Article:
Extra virgin olive oil (EVOO) is derived from first-pressed olives, which are said to contain higher amounts of certain healthy compounds than the remainder of the pressed olives that make oils.

So, manufacturers learned years ago that they could charge a premium for this supposedly “superior” EVOO…and consumers would pay for it!

But there’s no science—or historical evidence—to suggest that consuming EVOO is better for you than regular olive oil.

In fact, you can bet that the “super agers” in central Italy consume all of the olive oil from their presses—not just the limited amounts of EVOO.

Plus, most bottles labeled as EVOO aren’t as purified as they claim. In fact, according to a recent analysis conducted by the International Olive Oil Council (IOOC), more than half the products labeled as EVOO failed to meet quality and flavor standards. This can happen when an oil is mislabeled to begin with. Or—the oil can degrade during shipping and storage.

You can test for fake or low-grade oils yourself. Simply refrigerate the oil—and if it solidifies as it gets colder, that’s a sign that it contains mostly monounsaturated fat—a sign of high-quality olive oil. If your oil doesn’t become thick and cloudy in the refrigerator, you know it’s probably a fake or a lower grade.

Overall, I suggest you stick with trusted brands and products certified by the IOOC or the California Olive Oil Council (COOC). You can also save yourself a few bucks by skipping the “virgin” and “extra virgin” varieties. You will get the same health benefits from ANY grade of olive oil, as long as it’s a high-quality brand.

Here are some further guidelines to help you when buying olive oil:

  1. Look for a dark glass or metal bottle. A dark glass or metal bottle helps protect the oil from light, which causes the oil to decompose. (Never buy olive oil packaged in plastic.)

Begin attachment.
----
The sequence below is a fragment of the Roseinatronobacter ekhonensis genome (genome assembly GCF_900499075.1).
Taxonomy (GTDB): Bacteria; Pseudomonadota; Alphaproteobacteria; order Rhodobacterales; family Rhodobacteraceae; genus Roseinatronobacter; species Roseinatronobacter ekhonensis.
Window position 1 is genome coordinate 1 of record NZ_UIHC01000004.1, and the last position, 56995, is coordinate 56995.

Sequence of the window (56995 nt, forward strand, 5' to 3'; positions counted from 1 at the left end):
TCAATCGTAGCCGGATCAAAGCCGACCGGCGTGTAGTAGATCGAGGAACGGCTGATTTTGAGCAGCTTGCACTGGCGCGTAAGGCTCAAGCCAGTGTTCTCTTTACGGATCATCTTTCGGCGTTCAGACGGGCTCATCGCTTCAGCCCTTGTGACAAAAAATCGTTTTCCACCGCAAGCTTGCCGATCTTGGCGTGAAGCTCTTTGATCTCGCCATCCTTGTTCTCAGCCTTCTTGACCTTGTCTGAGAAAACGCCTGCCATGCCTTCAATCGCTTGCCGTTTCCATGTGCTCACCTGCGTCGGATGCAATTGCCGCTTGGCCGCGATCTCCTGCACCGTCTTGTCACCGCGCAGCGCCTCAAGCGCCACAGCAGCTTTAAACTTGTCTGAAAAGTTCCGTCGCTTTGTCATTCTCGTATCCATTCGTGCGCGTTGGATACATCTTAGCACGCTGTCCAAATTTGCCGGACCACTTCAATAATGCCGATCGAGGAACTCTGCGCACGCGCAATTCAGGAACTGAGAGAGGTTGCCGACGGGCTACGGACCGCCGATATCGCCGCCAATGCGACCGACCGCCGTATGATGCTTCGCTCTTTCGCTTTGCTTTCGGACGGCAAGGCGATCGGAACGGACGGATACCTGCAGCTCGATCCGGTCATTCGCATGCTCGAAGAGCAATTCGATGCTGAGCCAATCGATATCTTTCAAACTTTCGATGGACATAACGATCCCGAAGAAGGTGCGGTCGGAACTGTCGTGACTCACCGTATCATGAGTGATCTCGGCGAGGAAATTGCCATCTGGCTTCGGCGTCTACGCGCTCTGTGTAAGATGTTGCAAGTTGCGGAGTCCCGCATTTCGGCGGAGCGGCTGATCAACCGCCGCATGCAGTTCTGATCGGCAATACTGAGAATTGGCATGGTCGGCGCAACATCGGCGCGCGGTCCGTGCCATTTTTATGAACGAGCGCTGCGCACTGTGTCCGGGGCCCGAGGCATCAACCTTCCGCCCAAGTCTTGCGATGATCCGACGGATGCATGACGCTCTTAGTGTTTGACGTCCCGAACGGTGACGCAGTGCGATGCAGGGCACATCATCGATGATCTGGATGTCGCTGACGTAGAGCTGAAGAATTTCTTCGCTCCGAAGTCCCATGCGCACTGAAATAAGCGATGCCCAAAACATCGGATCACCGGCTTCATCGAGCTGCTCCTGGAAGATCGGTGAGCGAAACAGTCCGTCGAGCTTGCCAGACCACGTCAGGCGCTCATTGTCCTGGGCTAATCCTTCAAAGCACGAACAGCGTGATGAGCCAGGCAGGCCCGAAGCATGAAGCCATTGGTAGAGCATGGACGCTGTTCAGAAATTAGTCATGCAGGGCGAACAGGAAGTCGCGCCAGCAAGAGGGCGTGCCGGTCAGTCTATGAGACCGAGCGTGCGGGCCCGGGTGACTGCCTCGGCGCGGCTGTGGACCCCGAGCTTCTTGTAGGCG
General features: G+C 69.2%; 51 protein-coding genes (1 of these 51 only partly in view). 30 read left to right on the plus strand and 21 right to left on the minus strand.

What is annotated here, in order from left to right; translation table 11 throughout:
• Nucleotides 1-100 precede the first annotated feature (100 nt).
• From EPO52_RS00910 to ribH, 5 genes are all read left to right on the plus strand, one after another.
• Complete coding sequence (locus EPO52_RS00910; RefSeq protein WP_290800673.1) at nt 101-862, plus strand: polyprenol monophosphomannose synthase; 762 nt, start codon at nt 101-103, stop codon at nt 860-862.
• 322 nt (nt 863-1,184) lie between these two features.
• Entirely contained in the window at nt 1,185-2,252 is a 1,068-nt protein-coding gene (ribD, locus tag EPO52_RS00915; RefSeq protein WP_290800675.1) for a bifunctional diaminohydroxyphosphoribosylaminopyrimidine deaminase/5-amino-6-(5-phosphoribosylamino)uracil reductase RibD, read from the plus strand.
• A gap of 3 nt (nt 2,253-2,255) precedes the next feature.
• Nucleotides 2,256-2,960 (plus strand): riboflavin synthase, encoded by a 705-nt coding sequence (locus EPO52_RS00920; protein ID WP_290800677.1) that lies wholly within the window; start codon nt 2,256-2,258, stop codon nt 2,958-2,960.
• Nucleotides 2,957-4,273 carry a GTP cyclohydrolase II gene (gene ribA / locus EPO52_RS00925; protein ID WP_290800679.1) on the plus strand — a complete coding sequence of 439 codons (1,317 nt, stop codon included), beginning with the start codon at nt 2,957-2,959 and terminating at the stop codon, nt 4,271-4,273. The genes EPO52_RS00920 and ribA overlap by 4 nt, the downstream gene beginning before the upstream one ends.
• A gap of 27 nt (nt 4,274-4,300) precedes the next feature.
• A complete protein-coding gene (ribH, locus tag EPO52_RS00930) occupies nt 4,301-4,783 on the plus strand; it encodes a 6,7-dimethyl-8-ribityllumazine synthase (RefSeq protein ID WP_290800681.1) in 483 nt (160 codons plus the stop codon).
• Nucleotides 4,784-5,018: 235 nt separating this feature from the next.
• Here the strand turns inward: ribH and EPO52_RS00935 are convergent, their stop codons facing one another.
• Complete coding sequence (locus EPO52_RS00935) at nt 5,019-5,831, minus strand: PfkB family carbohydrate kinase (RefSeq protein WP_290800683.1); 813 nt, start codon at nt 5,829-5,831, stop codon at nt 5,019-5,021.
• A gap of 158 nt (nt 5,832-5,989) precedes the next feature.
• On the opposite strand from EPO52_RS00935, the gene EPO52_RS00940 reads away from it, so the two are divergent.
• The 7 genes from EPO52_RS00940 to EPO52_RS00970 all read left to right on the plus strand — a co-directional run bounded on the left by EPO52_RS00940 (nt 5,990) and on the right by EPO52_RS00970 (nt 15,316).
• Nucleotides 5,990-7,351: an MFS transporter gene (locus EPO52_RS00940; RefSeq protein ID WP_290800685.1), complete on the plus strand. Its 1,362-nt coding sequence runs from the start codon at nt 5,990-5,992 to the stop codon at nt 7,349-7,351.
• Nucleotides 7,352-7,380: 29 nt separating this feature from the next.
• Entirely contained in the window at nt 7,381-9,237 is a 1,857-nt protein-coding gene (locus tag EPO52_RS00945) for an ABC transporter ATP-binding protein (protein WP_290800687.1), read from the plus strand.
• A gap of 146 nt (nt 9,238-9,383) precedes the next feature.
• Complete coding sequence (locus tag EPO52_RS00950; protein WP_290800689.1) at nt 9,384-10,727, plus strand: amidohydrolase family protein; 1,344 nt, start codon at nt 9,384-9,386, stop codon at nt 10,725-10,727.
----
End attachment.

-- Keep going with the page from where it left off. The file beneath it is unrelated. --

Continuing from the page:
2. Always check the date on the bottle. Some oils can have a shelf life up to three years. But often—it’s only six months. So, always check the date on the bottle.
  3. Buy only a three-month supply. Since olive oil begins to degrade as soon as you open the bottle and expose it to air, only buy a supply that will last you three months. Then once open, keep it in a cool, dark place.

In the end, strive to enjoy two tablespoons of olive oil every day. The simplest way to incorporate it into your daily diet is to use it as a dressing on salads and greens, as the Italians do. Simply combine it with a dash of red wine vinegar or fresh-squeezed lemon and top it with some fresh-grated pecorino, parmesan, or romano cheese.

Olive oil is also great for cooking because, unlike many other plant oils, it can be safely heated to 400 degrees or higher. Plus, sautéing vegetables and other foods in olive oil extracts much greater proportions of the healthy nutrients in these foods. That’s why we won’t cook with any other type of oil in our house. (To learn more, check out the current issue of my Insiders’ Cures monthly newsletter, [“The Sicilian villagers’ secret to living past 100”]. Not yet a subscriber? Become one today!)


“Olive Oil: Your Pantry’s Secret to a Longer Life.” AARP Bulletin, April 2020. (